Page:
This template uses a mix of formal and informal styles. For example, you might start with the summary, do the critique and then say how it relates to your question. The more of this kind of detail you can get into your outline, the easier it will be to write your paper.
Introduction State what the research question is. Give an overview of what the different sources say about the question. First source Give a quick summary of the source a sentence or a few at most State how it answers the question If it does not answer the question directly, explain what ideas or information it provides that contributes to an answer.
Is it sufficient, relevant and representative? The same is true in your writing. To address the other side of the argument you plan to make, you'll need to "put yourself in their shoes.
Ask yourself… How many people could argue against my position? What would they say? Can it be addressed with a yes or no? Can I base my argument on scholarly evidence, or am I relying on religion, cultural standards, or morality? Have I made my argument specific enough? Worried about taking a firm stance on an issue? You MUST choose one side or the other when you write an argument paper!
It is better to include more points than you think you will need, than not doing enough research and lacking evidence.
While the order of your material will be determined by your debate form, the format for your debate outline should follow the basic guidelines for outlining. If you are doing your debate for a class, you were likely presented with a rubric which you should be making sure you are following. Main headings will probably consist of arguments, while subheadings will contain different pieces of supporting evidence.
Each level of the outline has a particular symbol to use. Subheadings use capital letters A, B, C. Sub-sub headings use Arabic numerals 1, 2, 3. Keep these consistent throughout your outline. Indentation helps you follow the line of argument and keeps your outline organized. Your case is your primary argument: Start the outline of your debate by compiling a list of evidence that supports your case.
Order it so that the most influential and powerful evidence is the first to be presented, mediocre evidence is in the middle, and a final powerful piece is at the end. For example, you could have legal, moral, and economic support for your case. Aim to have a minimum of three supporting facts or pieces of evidence in your case outline. In debates in particular, quality is better than quantity.
You will have the opportunity to rebut or question the arguments presented by the other side. Identify potential arguments they may bring up. Many opposing arguments will probably be addressed in your research.
Brainstorm different ways to counter these arguments during your rebuttal should the opposing side bring it up. This will fortify your position in the debate. Many times their argument will be the opposite of yours, so while your argument lists the pros, theirs is listing the cons of a particular value. If you pay attention to this, you will be able to not only prove their side of the argument invalid, but also help to further promote your own.
Add detail to your outline. When you have made a bare bones outline of your case and rebuttals, begin adding a bit more detail that will benefit either essay writing or debating on the subject. Keep the outline form of headers, sections, and bulleted lists, but write in complete sentences, add in helpful questions and evidence, and make your argument more well rounded than just a list of a few words.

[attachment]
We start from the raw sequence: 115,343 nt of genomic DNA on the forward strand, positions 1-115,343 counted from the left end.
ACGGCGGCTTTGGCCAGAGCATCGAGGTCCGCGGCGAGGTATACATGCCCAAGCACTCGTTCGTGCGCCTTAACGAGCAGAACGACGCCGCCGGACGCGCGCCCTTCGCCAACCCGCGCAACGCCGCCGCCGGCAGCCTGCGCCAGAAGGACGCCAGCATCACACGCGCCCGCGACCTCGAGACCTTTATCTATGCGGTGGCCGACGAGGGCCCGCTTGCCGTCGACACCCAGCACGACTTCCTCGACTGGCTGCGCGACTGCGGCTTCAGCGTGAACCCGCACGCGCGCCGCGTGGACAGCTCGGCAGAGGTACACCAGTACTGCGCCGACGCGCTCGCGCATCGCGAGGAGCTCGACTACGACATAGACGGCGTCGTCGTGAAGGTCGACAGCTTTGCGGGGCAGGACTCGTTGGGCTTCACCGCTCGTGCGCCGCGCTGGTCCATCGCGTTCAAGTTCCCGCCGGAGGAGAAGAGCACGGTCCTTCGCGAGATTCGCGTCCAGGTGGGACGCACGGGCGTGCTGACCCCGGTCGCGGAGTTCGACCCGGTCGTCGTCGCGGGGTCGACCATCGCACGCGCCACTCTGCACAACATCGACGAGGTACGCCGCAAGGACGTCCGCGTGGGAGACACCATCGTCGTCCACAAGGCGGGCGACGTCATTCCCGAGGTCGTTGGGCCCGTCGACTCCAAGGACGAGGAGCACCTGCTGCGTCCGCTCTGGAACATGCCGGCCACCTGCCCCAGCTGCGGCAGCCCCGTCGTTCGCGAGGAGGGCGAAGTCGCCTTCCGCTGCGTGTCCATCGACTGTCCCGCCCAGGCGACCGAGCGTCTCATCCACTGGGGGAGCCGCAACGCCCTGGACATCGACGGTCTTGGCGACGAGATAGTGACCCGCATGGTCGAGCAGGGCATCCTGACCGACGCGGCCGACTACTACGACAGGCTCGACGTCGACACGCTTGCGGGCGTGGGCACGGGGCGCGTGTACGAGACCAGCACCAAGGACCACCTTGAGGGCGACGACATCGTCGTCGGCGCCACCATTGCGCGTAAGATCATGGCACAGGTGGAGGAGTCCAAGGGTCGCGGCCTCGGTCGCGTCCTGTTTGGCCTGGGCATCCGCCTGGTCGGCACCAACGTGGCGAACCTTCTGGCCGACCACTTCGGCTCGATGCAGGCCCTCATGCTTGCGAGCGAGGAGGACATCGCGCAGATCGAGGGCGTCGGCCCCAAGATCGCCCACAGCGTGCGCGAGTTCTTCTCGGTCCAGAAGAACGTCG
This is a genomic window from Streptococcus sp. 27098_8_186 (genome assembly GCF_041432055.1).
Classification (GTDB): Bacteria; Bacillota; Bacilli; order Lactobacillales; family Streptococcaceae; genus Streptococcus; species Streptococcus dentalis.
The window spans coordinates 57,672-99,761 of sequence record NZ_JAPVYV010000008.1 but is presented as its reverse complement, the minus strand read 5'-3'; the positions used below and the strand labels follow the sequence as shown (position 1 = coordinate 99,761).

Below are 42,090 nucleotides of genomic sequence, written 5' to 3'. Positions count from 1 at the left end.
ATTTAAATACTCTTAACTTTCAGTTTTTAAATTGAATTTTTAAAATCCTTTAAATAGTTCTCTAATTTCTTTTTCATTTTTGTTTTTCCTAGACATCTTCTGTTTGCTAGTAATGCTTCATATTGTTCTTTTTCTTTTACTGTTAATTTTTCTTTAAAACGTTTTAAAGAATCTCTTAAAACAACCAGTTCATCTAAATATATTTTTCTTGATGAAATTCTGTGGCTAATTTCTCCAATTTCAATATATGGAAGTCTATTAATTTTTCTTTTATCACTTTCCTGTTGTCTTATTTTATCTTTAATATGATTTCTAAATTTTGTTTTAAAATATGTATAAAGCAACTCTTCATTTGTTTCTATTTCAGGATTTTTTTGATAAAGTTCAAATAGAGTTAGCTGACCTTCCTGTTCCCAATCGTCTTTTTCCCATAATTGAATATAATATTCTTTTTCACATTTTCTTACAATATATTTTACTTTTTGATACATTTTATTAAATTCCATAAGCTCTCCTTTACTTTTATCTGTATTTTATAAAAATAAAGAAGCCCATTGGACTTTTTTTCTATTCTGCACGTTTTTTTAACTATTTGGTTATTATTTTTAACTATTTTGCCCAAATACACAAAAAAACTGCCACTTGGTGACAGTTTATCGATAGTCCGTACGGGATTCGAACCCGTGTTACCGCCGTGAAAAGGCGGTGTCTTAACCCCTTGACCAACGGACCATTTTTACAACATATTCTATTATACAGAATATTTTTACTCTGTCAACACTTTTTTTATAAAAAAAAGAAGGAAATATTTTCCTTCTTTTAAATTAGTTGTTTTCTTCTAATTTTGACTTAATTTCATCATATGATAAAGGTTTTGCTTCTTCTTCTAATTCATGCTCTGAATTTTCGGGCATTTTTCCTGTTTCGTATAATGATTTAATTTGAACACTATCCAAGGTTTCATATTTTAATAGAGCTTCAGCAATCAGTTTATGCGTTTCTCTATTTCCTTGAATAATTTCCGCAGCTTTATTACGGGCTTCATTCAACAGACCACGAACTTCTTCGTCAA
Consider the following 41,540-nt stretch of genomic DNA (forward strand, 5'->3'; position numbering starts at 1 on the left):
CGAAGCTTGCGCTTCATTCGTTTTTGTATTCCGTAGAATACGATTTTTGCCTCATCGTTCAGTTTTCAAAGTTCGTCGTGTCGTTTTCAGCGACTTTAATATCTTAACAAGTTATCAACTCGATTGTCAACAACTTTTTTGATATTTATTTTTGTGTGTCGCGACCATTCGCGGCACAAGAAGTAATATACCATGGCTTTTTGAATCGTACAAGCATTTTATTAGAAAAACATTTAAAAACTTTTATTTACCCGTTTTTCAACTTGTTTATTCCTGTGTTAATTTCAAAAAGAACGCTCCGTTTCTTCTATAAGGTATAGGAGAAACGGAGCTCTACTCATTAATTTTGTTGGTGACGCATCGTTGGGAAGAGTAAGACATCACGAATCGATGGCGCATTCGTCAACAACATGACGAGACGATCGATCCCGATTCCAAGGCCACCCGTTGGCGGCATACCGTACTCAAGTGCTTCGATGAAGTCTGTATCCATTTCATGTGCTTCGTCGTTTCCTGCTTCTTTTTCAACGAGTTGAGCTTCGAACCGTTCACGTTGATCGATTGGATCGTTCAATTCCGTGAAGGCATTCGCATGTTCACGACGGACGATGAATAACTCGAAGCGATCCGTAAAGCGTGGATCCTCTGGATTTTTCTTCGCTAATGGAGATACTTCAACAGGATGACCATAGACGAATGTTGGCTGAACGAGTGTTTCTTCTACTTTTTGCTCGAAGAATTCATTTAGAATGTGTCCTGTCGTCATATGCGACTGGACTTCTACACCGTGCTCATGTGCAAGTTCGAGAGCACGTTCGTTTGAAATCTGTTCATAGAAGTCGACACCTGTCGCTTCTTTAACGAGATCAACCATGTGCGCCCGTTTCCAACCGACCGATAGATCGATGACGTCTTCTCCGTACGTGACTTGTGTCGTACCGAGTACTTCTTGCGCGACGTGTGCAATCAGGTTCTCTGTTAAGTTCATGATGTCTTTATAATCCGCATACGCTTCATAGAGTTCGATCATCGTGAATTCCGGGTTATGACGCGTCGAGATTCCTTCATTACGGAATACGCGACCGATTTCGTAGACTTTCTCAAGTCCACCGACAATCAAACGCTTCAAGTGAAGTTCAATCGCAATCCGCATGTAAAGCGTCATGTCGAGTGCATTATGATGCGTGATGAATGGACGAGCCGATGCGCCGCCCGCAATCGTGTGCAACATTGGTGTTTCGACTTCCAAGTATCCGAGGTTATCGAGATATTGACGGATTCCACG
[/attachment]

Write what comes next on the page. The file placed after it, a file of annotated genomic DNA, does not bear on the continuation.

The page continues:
Write this more detailed outline as if you were speaking in the debate. This will help you with wording and understand your own argument, and coming up with logical questions and rebuttals for your opponent. A sound argument will be based on solid evidence that you can back up with if necessary. Avoid using a straw man. Often used by beginning debaters in their outlines, the straw man fallacy is when you misrepresent your opponents case by describing it wrongly to the audience.
Watch out for the slippery slope. When making your outline for your case and rebuttals, it may be easy to refer to using the slippery slope fallacy. This happens when you assume something more extreme will happen on the basis that something less extreme is about to occur. Be careful of the ad hominem fallacy.
Defending a debate position is something high school students need to master. While defending a position verbally is usually easy, defending on paper can be more difficult. With careful thought and preparation, writing a debate paper can increase confidence, debate and written skills.
Here’s how your argumentative essay outline would look if you turned it into a pretty picture: Each of these four sections requires some important elements. Let’s break those down now. Argumentative Essay Outline Section 1: Your Intro. Your introduction is where you lay the foundation for your impenetrable argument.
Argument Essay #4. Click Here to View Essay "A Deadly Tradition" (PDF Document) Sample Argument Essay #5. Click Here to View Essay "Society Begins at Home" (PDF Document) Sample Argument Essay #6. A winning debate has several characteristics that you should know and use when writing own debate essay: logic; a certain position on an issue; proofs and evidences; refuting arguments; Principle 2: choose debate essay topics wisely Basically, a good debate essay topic is any current issue that is of great interest to public and causes heated debates.
Sep 05, · Step-by-step help in writing your argument paper. Instructions using Classical, Rogerian, and Toulmin argument drossel.tks: An argument essay, as with all essays, should contain three parts: the introduction, the body, and the conclusion. The length of paragraphs in these parts will vary depending on the length of your essay assignment.